Did you know that someone’s identity gets stolen every two seconds? The AARP Fraud Watch Network provides you with tips and resources to help you spot and avoid identity theft and fraud so you can protect yourself and your family. Our watchdog alerts will keep you up to date on con artists’ latest tricks. It’s free of charge for everyone: AARP members, non-members, and people of all ages. Be a fraud fighter! If you can spot a scam, you can stop a scam. Report scams to local law enforcement. Contact the AARP Fraud Watch Network at www.aarp.org/fraudwatchnetwork for more information on fraud prevention.
SCAM ALERT #1: Holiday Shopping Tip – Pick the Right Plastic
If you heed only one tip this holiday shopping season, make it this one: pick the right plastic. A recent AARP survey found that nearly 70% of people shopping online this holiday season plan to pay with a debit card. Choosing this form of payment can make you more vulnerable to fraud losses.
Debit cards deduct money directly from the account it’s connected to. If your card is compromised and the thief goes on a spending spree, the money drained from your account is YOUR money. When you use a credit card and it’s compromised, the thief isn’t spending money from your account but rather from the credit your bank has provided.
Both cards are governed by consumer protections – but there’s a ‘but’. When your credit card is used fraudulently, the issuing credit company will absorb the losses from the shopping spree the thief enjoys. Your costs may be limited to $50, but most issuers waive that.
When your debit card is compromised, your money is gone until you report it and the bank completes an investigation, which could take several weeks. If you’re relying on that account to pay your rent or mortgage, that delay can put you in a real bind. And if you fail to report the fraud within 60 days, you may not have any recourse to recover your losses at all. In other words, it’s usually harder to get your money back from the scammer with a debit account.
When shopping online this holiday season do yourself, and your bank account, a favor and leave the debit card in your wallet.
SCAM ALERT #2: Gift Card Shopping Tips
Most US consumers will purchase a gift card for someone this holiday season. While these gifts are easy to give and popular to get, they are also open to fraud. A 2021 AARP survey found that one in five people have either given or received a gift card with no funds on it.
Your best bet is to buy gift cards online directly from the issuer. Cards on store racks are easy prey for criminals, who can grab the cards, secretly record the numbers off the back and return the cards to the rack. Carefully inspect cards from the rack to look for signs the PIN has been exposed or manipulated.
And remember, if anyone asks you to pay a debt or obligation with a gift card, it’s a scam.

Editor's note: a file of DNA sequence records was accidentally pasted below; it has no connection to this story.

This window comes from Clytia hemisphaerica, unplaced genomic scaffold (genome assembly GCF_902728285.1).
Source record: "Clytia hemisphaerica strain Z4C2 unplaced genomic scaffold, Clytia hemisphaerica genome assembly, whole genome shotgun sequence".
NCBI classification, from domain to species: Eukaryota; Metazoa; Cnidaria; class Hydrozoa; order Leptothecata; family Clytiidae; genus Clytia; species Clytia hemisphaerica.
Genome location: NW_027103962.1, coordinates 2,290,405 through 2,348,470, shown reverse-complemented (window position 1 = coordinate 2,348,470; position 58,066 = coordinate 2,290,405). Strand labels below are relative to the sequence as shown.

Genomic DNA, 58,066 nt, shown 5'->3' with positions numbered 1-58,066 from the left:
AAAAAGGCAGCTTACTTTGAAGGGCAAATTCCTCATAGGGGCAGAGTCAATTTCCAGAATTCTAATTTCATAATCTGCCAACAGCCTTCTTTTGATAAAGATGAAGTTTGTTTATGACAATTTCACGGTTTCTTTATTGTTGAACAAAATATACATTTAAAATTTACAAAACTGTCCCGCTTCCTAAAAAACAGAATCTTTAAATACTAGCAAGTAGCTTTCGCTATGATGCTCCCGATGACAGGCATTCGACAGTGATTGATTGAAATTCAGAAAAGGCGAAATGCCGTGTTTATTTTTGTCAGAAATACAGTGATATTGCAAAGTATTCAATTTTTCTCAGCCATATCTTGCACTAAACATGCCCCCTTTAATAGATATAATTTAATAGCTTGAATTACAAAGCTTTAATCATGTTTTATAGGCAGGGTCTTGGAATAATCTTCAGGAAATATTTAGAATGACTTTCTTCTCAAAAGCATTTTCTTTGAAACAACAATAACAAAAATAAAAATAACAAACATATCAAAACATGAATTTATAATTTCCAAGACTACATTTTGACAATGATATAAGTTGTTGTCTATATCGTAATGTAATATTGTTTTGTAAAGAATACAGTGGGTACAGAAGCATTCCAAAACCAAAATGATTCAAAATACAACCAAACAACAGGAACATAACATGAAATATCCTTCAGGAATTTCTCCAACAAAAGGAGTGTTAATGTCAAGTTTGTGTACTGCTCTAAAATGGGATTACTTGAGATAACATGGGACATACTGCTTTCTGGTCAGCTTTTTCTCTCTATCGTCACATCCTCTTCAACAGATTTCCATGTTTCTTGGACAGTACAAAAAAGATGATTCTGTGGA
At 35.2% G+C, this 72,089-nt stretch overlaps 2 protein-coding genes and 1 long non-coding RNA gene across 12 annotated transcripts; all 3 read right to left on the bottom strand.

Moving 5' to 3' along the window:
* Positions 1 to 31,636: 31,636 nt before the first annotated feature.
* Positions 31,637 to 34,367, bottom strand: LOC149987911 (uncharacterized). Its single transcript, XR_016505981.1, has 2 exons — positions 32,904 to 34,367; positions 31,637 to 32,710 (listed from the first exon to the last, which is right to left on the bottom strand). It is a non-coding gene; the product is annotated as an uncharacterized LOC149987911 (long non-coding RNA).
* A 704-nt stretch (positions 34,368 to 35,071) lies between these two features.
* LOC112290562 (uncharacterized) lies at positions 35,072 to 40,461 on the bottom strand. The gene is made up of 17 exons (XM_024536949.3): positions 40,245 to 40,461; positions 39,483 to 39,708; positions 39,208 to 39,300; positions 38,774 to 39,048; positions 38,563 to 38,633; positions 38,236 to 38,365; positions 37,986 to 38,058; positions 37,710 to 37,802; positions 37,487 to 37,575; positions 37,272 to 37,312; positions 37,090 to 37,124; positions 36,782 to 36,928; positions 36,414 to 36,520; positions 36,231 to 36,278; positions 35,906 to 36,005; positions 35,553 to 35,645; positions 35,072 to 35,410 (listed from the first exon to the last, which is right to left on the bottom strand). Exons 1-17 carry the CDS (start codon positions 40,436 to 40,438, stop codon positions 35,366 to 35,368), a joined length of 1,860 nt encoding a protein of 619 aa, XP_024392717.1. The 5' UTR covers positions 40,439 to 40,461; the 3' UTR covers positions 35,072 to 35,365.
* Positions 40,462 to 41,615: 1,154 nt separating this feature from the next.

SCAM ALERT #3: Veterans Scams
Their time in service to protect our country is over. Now it's our turn to protect our veterans from scams. Veterans deserve our gratefulness, our respect and praise. Here's what they don't deserve: attempts to take advantage of their service. Yet every day, scammers attempt to defraud our veterans of their hard-earned benefits, steal their identity, or take their savings.
These frauds include seeking donations for fake charities claiming to serve our nation’s veterans (always research before giving); targeting veterans with fake employment opportunities (it’s a scam if you have to pay to get the job or provide sensitive personal information); and offers of free cash from little-known government grant programs (the federal government doesn’t hand out grants to individuals).
SCAM ALERT #4: When Elder Financial Abuse is in the Family
Federal data suggest that losses from elder financial abuse perpetrated by a known person are greater than when the fraud is perpetrated by anonymous scammers. With the holiday family visits upon us, it could be a good time to broach the subject. You might bring up the topic of financial exploitation and segue into asking what they are doing to protect themselves and their money. Above all, respect their right to make their own decisions while they are cognitively able, but leave the lines of communication open.
SCAM ALERT #5: Stress Can Lead to Scams
As we wrap up a second year of pandemic-induced uncertainty and stress, it’s important to recognize that in addition to making life harder, these factors actually can make us more susceptible to fraud. A recent AARP study found that victims of fraud experienced more than twice as many stressful events as those who avoided attempted scams.
Stressful events consume valuable cognitive capacity that otherwise might be employed to spot and resist fraud. Knowing this, criminals specifically look for ways to target people who may have lost a job, or recently became a widow, for example. Being aware that you or a loved one’s stressful situation may make you or them susceptible to fraud may be the difference between staying safe or being victimized.
Be a fraud fighter! If you can spot a scam, you can stop a scam.
The AARP Fraud Watch Network is a free resource for all. Learn how to proactively spot scams or get guidance if you’ve been targeted at www.aarp.org/fraudwatchnetwork.